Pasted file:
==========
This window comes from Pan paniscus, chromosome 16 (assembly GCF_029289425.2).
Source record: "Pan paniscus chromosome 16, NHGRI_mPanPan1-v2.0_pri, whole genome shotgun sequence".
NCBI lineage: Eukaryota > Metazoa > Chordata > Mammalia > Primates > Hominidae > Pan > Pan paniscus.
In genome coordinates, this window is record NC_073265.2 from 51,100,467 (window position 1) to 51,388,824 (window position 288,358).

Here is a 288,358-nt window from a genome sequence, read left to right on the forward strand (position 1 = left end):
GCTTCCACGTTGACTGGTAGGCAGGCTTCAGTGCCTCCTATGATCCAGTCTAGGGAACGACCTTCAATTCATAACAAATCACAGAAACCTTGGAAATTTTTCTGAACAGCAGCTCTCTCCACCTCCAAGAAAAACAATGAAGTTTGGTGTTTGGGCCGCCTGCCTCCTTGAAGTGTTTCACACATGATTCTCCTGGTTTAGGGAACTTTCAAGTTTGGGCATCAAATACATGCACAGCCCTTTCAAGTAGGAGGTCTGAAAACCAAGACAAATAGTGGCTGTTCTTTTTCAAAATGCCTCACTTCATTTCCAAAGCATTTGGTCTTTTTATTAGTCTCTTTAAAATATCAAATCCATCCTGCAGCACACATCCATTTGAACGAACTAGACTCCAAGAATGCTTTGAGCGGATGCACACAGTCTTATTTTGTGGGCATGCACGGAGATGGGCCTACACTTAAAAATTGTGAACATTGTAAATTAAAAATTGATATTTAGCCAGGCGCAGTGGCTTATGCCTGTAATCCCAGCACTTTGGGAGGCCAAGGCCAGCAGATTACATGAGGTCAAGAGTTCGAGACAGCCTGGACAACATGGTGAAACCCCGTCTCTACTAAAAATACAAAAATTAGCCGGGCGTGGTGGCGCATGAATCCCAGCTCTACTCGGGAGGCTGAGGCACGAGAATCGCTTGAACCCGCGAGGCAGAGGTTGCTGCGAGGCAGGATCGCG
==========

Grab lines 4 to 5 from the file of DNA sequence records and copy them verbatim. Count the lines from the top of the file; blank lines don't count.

In genome coordinates, this window is record NC_073265.2 from 51,100,467 (window position 1) to 51,388,824 (window position 288,358).

Here is a 288,358-nt window from a genome sequence, read left to right on the forward strand (position 1 = left end):